5. 5. 5About the authorsProfessor Mare Teichmann is Director ofInstitute of Industrial Psychology at Tal-linn University of Technology and the aca-demic leader of the Masters programmein Work and Organizational Psychology.Her research interests are in the field ofoccupational stress, work locus of con-trol and quality of life, including quality ofworking life.Liina Randmann is lecturer at the sameinstitute. She is an academic leader ofMasters programme in Personnel and De-velopment. Currently her priority is herdoctoral dissertation in the topic of psy-chological contracts, engagement andcommitment.AbstractIn this paper we share our experience andexamine some myths that exist amongpersonnel (HR) professionals. In order toget an overview how deep is the gap be-tween academic knowledge and everydaytruths regarding personnel managementwe carried out the study in two phases. Inthe first phase we interviewed outstand-ing Estonian personnel managers as anexpert group, and the second phase inter-viewed personnel professionals and non-HR professionals from different occupa-tions (engineers, bookkeepers, lawyers,civil servants, and teachers). We exploredissues of knowledge in the field by look-ing at the levels of agreement regardingthe quality of research evidence in Workand Organizational Psychology (WOP).The study revealed that the work donein many personnel management fields isbased on similar myths that exist amongnon-personnel professionals.BackgroundThe past decade has seen a divide de-velop between academic knowledge andeveryday truths regarding personnel man-agement, and as a result differences havedeveloped in the practical everyday workof human resource (HR) employees. Well-known publications of human resourcemanagement (HRM, such as Human Re-source Management and Human Re-source Magazine) act as a bridge betweenknowledge and practice. These journalsattempt to intermediate, reflect, and re-phrase major academic positions, basedon empirical studies and scientific fact, forthose working in the personnel field. Un-fortunately, these efforts sometimes endup looking like a fun-house mirror ratherthan a true reflection of the evidence thatthey are trying to represent. The afore-mentioned publications and personnelmanagement training textbooks andhandbooks fail to address some of the ac-ademic knowledge that is vital to HR work.Analysing the content of articles publishedover five years, researchers in the USAMYTHS AMONG PERSONNEL (HR) PROFESSIONALSMare Teichmann & Liina Randmannmare@pekonsult.ee Liina.Randmann@ttu.eeEWOP PRACTICEinEuropean Work and Organizational Psychology in Practice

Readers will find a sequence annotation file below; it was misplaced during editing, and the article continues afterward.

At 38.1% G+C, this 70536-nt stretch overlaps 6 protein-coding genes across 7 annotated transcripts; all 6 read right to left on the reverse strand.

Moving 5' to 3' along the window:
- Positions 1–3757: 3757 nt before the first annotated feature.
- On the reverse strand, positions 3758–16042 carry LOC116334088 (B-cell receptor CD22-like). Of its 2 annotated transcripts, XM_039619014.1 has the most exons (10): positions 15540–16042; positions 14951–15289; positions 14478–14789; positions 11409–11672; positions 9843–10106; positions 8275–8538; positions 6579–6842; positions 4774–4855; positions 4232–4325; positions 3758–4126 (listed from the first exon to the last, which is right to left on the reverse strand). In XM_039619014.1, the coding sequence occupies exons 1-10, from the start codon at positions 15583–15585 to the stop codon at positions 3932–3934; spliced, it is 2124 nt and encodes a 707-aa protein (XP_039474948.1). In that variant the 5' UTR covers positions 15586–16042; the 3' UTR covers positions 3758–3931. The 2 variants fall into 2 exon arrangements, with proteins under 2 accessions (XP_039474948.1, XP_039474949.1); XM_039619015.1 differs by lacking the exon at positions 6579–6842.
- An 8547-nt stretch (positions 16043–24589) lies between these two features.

6. 6. 6(Rynes, Giluk, & Brown, 2007) reachedthe conclusion that topics addressed inpublications and books that were gearedtowards practitioners addressed far lessacademic studies and literature. The au-thors’ describe that most of the materialconcerned rotating topics du jour (suchas emotional and social intelligence, 360°feedback) while knowledge necessaryto personnel work (such as employees’mental abilities, personalities, and settinggoals; topics that are directly tied to andinfluence work and productivity) were ad-dressed remarkably little. For example, therole of personality in choosing employeeswas addressed by three articles (0.4% ofall articles published) in Human ResourceMagazine and by two articles (1.2%) inHuman Resource Management. Anothernegative trend affecting practices in HR isthe quality of supporting evidence in arti-cles and books geared towards practition-ers. Many articles are based on individualexperiences of practitioners; which leadsto generalisations being made based onlimited evidence. As a result of this trend,divergent and incompatible knowledge iswidespread among personnel managersresulting in decisions being made basedon poor quality, or unproven knowledge.Current researchIn order to get an overview of the evi-dence-base used in WOP in Europeancountries, the European Network of Workand Organizational Psychology Professors(ENOP) carried out a study among the topspecialists in WOP in 14 countries (Guest& Zijlstra, 2012). This study explored lev-els of agreement on the quality of theresearch evidence base using a pan-European sample of 75 senior academicWOP psychologists. In Estonia this studywas broadened by adding 15 of most out-standing Estonian personnel managers tothe expert group. This work was the firstphase of the study that we describe in thisarticle.In the second part of our study we exam-ined two samples: a group of HR profes-sionals and a control group of profession-als from a variety of different occupations.We interviewed 63 HR professionals (58females, five males, with an average age32.4 years). The control group consists of64 non-HR professionals from different oc-cupations such as engineers, book-keep-ers, lawyers, civil servants, and teachers(56 females, eight males, with an averageage 31.9 years). We proposed the sameeight statements to both samples asking ifthey agreed or disagreed with each state-ment (e.g., “Money does not motivate anemployee to boost their productivity”).These statements were taken from themisunderstandings of research evidence(“myths”) that had vividly occurred in thefirst part of interview study. Both parts ofEstonian study were carried out by theDepartment of Industrial Psychology atTallinn University of Technology.ResultsOur study shows there were few differ-ences between the appreciations of re-search evidence between the two sam-ples. That is that both groups were likelyto make judgements based on a generalunderstanding of WOP than a specificknowledge-based known to their profes-sion. With reference to Table 1 below itis apparent that in accepting or rejectingproposed statements HR professionalsdid not use or did not have the profes-sional knowledge in their own field.EWOP PRACTICEinEuropean Work and Organizational Psychology in Practice